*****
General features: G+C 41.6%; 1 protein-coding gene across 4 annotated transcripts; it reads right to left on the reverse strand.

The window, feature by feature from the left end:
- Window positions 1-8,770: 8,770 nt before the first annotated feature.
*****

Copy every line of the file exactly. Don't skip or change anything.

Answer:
General features: G+C 41.6%; 1 protein-coding gene across 4 annotated transcripts; it reads right to left on the reverse strand.

The window, feature by feature from the left end:
- Window positions 1-8,770: 8,770 nt before the first annotated feature.